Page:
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    No problem I've had that link forever but never had a chance to order / use it yet. Looks like an awesome project - I love this kinda thing!

  7. #23
    Let's positive thinking! seedjar's Avatar
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    I feel like this isn't the one I had in mind, but take a look at this blog: http://www.livingwallart.com/
    You should be able to find some ideas here; they write about all sorts of different techniques.
    As for P. gigantea, they don't seem to have a dormancy like the Mexican Pings. But they do slow down in growth when it gets cool, and when that happens I tend to cut back on the watering a bit just as a precaution.
    ~Joe
    o//~ Livin' like a bug ain't easy / My old clothes don't seem to fit me /
    I got little tiny bug feet / I don't really know what bugs eat /
    Don't want no one steppin' on me / Now I'm sympathizin' with fleas /
    Livin' like a bug ain't easy / Livin' like a bug ain't easy... o//~

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    Thank you Joe.

    Guys: I bought a 1' by 4' slab of 1.5" thick rockwool today. This is not nearly enough for a full sized wall, but I'm thinking it'd be good to expirement on a mini wall.

    Facts about rockwool that will apply to me:

    • Rockwool is a horticultural growing media made from the natural ingredients Basalt rock and Chalk. These are then melted at 1600 C into a lava which is blown into a large spinning chamber, which pulls the lava into fibers like "cotton candy." If you have ever visited a volcano you have probably seen these fibers flying around in the air surrounding the volcano. Once the fibers are spun they are then compressed into a mat which is then cut into slabs and cubes.
    • Horticultural Rockwool growing media is primarily available in two general formats. First, as rigid slabs, blocks, and cubes known as "bonded" products because the fibers are held together with a "gluing" or binding agent which renders them stiff and brittle.
    • The most important characteristic of all formed rockwool lies in the fact it allows growers to quickly respond to fluctuations in the plant's rooting environment. The rockwool being an inert media means that rockwool fibers do not modify or restrict the availability of nutrient to the plants. Due to this zero Cation Exchange Capacity (CEC), the material can be leached of all fertilizer "salts."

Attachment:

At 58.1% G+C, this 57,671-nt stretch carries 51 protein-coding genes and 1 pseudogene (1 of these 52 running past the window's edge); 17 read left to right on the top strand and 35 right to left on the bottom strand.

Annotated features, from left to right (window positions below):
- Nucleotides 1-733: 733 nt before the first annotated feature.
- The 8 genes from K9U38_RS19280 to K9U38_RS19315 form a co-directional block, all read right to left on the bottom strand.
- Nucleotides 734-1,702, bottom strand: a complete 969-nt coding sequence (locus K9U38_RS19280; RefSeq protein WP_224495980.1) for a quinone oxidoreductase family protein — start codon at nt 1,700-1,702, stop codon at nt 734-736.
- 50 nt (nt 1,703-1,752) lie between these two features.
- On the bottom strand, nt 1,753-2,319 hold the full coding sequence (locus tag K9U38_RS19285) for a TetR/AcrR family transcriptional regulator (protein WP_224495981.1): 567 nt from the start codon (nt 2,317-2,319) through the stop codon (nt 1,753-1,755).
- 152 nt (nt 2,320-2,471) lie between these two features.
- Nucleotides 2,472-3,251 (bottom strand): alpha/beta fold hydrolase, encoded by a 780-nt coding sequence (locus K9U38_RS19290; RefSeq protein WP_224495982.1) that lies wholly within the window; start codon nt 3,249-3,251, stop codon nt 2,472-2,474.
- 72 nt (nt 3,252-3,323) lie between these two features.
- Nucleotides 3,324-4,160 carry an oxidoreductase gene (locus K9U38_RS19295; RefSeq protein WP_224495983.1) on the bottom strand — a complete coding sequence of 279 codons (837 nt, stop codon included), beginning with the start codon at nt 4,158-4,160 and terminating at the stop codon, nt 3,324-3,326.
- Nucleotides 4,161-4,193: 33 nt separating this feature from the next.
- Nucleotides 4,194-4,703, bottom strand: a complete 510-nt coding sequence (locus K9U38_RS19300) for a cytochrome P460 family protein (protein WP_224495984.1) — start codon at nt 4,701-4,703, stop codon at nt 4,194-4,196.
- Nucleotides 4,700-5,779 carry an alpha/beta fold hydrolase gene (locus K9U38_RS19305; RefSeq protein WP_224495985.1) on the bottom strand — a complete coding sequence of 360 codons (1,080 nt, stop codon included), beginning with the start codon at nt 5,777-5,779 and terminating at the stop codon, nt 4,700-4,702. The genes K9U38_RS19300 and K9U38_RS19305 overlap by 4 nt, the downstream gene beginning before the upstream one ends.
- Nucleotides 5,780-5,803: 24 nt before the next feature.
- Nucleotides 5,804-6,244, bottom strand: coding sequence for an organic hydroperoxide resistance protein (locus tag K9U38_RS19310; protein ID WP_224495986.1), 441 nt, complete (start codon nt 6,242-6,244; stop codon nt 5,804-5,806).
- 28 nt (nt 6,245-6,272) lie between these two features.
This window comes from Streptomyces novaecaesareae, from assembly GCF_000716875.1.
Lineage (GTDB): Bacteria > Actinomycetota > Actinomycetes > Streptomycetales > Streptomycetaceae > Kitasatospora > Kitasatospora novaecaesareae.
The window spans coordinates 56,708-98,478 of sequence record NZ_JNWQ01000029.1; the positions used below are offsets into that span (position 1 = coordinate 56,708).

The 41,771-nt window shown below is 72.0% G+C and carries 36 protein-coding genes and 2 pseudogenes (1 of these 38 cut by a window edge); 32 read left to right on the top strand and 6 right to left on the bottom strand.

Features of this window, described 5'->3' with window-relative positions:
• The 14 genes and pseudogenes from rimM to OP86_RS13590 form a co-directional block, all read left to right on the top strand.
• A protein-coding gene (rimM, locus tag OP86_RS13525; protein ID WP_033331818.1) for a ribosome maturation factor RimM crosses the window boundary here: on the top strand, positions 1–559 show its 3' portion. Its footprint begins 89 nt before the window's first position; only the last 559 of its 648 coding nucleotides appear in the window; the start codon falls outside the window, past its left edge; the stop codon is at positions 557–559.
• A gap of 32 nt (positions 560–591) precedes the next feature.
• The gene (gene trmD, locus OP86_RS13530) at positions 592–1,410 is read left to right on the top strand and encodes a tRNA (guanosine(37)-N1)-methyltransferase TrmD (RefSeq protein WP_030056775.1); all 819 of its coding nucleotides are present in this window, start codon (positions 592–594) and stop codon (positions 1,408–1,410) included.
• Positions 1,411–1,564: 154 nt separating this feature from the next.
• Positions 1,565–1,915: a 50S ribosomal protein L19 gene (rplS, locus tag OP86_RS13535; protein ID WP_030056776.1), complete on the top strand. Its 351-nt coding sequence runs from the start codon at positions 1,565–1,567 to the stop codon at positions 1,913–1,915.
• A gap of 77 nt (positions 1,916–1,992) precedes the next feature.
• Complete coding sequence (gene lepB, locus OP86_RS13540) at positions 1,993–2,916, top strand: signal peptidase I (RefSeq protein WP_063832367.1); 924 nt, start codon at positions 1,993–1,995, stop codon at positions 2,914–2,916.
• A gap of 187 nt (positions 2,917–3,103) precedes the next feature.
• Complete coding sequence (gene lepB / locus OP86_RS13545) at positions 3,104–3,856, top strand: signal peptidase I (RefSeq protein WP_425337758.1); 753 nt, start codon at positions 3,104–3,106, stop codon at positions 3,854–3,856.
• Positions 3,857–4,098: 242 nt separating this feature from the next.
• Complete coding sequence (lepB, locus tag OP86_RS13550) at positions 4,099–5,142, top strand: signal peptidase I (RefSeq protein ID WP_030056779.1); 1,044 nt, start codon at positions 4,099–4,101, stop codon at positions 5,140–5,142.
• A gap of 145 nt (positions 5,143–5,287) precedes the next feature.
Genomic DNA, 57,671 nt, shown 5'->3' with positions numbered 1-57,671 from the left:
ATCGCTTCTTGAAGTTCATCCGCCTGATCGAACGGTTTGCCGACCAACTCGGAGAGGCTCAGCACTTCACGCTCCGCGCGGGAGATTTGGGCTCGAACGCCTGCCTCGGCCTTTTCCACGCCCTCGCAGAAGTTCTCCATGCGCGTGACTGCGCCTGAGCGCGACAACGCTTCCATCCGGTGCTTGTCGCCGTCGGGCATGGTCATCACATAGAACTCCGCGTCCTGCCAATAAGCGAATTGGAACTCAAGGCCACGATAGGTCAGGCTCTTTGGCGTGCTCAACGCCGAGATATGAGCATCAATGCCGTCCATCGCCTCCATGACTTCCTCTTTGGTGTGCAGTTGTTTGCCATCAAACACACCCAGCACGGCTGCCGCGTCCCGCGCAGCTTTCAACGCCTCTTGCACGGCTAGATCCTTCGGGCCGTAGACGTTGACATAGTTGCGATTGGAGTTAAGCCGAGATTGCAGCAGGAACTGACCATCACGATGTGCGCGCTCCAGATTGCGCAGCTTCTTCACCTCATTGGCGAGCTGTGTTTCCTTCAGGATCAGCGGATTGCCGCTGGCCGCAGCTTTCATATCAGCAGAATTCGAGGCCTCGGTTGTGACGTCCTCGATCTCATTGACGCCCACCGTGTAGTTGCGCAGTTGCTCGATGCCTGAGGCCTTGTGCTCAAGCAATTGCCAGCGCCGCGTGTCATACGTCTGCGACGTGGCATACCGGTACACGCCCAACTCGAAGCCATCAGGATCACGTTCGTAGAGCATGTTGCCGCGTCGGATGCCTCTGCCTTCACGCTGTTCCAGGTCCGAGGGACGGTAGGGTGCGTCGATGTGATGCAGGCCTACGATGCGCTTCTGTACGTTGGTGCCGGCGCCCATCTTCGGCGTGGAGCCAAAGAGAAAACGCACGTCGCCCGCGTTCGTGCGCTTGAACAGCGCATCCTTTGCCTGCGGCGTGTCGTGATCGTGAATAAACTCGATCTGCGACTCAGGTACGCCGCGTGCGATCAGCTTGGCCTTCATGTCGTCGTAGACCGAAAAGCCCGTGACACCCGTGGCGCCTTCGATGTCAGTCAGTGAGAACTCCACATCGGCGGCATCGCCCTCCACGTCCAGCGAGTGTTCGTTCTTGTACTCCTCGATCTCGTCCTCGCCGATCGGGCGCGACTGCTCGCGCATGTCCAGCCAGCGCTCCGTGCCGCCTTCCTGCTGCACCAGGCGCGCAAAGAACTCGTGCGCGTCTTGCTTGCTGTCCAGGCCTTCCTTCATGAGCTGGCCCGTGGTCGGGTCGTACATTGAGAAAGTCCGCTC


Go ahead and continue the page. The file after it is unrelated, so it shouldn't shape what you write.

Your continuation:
• After excessive soaking, the slab will drain sufficiently, in a short period of time, so that 40-50% of the pore space is occupied by air. Since it has an almost zero absorbtion capacity for water.
    • Slabs are the premium product for vegetable cropping. They are available wrapped in UV resistant polyethylene sleeves for ease of use. The special structure provides a uniform environment allowing plant roots to rapidly explore all the available growing volume for a quick start. Water and nutrient distribution is also more uniform and provides a larger effective rooting volume than previously possible. Slabs come in 36" lengths and 3" heights and have two different sizes of widths. The 6" slab is suitable for crops that do not tend to require a very large root capacity. The 8" slab is mainly for extremely vigorous crops such as cucumbers that require a strong and stable base and a large root capacity. The Slabs are easy to use just cut holes in the top of the slab set your cubes on top and cut a few slits in the bottom of the slab's plastic for drainage.


    From: http://www.hydroponics.net/learn/rockwool.asp

    This lack of water absorbtion will be both good and bad. Maybe it will be superior to felts which must retain a great ammount of water...but I must water it automatically several times a day I assume.

    Since this media has NO nutrients, I will have to add SOMETHING to the water...dilute fertilizer? Run the water through decomposing granite or limestone? Regular ping media? And I'll have to feed the plants by hand if they're not catching much I assume.

    Any thoughts?

    ---------- Post added at 09:24 PM ---------- Previous post was at 08:59 PM ----------

    How about this as a solution?:



    My brother thought of this: make tapered media pockets in the rockwool, with small openings in front for the pings and larger ones in back. This might just be the answer, but what to fill it with! That is the question.

    Let me know what you guys think!